Employee use of company computers can lead to both foreseeable and unforeseeable problems – most of which can be avoided or minimized by developing a comprehensive acceptable use policy (AUP) that makes clear the employees’ and employer’s rights and responsibilities and the rules regarding employee use of company equipment.
An AUP tailored to your company’s needs and practices should address the most common issues faced by employers as well as the unique issues faced by your company, and can prevent conflicts related to:
Creating an Acceptable Use Policy (AUP) for Personal Use of Company Computers
A comprehensive acceptable use policy (AUP) that covers employee use of company computers is essential to ensure that both employee and employer understand when an employee can or cannot use a company computer for personal business, who owns the employee’s personal information found on the computer, and when it is appropriate for the employer to monitor an employee’s activity on a company computer.
Who Owns the Right to Personal Information on Company Computers?
Your company owns the right to all information that is stored on your company’s computer, if this is made clear to the employee in the acceptable use policy (AUP).
For example, you can include a provision in your AUP that clearly states:
Employee Confidentiality and Employer Monitoring
Employers can and often do monitor their employee’s activities when they are using company computers, including:
These notifications can be provided as a part of your acceptable use policy (AUP) for company computers, which should clearly state what activities will be monitored and how and that there is no expectation of privacy when an employee is using a work computer. The AUP should include a written acknowledgment to be signed by the employee.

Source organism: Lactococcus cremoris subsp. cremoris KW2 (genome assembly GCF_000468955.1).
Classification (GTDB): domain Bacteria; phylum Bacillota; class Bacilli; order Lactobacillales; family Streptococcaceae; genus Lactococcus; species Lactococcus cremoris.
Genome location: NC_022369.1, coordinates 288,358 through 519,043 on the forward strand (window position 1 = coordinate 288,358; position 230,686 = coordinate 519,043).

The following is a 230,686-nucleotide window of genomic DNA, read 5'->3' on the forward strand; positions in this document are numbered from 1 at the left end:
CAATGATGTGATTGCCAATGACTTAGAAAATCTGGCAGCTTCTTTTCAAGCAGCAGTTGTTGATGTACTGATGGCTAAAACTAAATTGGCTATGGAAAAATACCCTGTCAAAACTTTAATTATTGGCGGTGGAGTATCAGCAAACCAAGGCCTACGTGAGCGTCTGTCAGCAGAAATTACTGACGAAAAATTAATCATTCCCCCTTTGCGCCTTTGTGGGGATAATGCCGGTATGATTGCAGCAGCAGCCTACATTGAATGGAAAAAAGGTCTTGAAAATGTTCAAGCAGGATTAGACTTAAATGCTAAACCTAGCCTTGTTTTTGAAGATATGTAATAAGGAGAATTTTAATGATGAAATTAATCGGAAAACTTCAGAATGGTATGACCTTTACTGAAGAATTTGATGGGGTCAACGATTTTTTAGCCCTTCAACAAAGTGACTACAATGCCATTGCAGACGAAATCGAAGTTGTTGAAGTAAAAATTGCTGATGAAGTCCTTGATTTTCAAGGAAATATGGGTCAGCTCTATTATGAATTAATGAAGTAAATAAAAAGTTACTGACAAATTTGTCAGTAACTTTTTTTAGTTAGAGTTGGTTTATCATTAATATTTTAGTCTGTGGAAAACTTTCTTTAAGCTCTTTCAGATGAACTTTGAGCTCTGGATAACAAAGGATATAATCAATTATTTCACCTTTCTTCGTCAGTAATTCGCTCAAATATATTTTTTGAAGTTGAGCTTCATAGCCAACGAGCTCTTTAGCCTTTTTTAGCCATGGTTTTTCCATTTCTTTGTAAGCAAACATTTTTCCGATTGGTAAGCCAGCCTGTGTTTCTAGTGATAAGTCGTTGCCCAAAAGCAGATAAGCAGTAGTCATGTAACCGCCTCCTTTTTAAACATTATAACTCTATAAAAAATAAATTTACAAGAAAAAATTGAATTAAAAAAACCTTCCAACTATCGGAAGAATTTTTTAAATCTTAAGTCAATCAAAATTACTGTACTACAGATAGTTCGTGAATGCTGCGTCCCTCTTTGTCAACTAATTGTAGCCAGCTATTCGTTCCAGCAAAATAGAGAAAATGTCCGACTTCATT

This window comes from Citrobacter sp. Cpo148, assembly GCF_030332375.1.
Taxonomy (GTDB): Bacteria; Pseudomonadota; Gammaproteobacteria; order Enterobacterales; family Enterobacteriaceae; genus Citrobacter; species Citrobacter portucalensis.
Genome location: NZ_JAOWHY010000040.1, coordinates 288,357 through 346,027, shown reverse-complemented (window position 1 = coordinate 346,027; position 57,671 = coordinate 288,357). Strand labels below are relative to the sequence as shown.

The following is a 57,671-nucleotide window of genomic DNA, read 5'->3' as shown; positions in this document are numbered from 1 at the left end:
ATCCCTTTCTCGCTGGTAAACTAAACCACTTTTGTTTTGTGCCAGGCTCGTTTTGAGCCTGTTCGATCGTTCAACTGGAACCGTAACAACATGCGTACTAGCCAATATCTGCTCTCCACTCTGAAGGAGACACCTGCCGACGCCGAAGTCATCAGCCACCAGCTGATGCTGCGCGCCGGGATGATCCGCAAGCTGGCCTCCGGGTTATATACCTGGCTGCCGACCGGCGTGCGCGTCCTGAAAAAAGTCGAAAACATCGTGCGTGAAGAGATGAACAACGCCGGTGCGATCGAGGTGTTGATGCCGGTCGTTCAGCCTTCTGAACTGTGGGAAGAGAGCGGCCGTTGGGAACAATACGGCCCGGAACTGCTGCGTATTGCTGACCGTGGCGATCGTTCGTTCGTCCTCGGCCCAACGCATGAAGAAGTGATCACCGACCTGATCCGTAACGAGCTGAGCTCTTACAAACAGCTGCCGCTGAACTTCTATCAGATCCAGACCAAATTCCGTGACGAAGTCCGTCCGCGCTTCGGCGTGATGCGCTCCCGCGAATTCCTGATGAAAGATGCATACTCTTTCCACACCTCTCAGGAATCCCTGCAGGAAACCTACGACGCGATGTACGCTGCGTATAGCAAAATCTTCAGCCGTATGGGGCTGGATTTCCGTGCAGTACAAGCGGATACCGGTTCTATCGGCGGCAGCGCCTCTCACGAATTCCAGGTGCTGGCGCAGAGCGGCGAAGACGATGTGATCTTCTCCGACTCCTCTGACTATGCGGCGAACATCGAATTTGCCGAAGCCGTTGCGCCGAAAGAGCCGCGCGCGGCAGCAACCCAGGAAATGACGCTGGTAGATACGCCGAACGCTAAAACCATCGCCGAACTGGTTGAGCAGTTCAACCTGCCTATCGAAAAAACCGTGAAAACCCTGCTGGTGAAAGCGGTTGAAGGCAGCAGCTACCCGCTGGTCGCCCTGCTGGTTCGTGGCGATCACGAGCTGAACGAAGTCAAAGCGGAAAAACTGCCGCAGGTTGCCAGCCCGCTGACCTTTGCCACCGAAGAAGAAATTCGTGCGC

Appropriate Use of Company Computers
Unauthorized employee use of company computers for personal business can lead to a number of problems that could be avoided by a comprehensive AUP, including loss of productivity, unauthorized use of company resources and supplies, and criminal or civil liability based on the employee’s actions.
Although your AUP should be tailored to your company’s needs, provisions often include requirements like:
A comprehensive acceptable use policy (AUP) for company computers should also make clear what the rules are if an employee is working from home – they could be the same rules, or they can be adjusted based on your company’s needs.
BYOD (Bring Your Own Device)
When employees are permitted or required to use their own devices, there may be additional considerations – for example, the Electronic Communications Privacy Act (ECPA) of 1986 limits what you can monitor on your employee’s personal devices.
Your company should have a BYOD policy in place that details what the employee can expect, what type of monitoring will take place, and what the acceptable uses are for a BYOD computer that is used for company business.
Employer Liability for Personal Use of Company Computers
Another important function of a comprehensive acceptable use policy (AUP) is to limit the employer’s liability for employee conduct whenever possible by 1) clarifying what type of conduct is prohibited and 2) making it clear that the prohibited conduct is not within the scope of the employee’s work duties.
Employers can prevent or minimize civil and criminal liability by including provisions in the AUP that prohibit:
Please feel free to contact one of our Murray Lobb attorneys to obtain our legal advice regarding the development of an acceptable use policy (AUP) for employee use of company computers or employee use of any company equipment. We also remain available to help you with all your general business, corporate, and estate planning needs.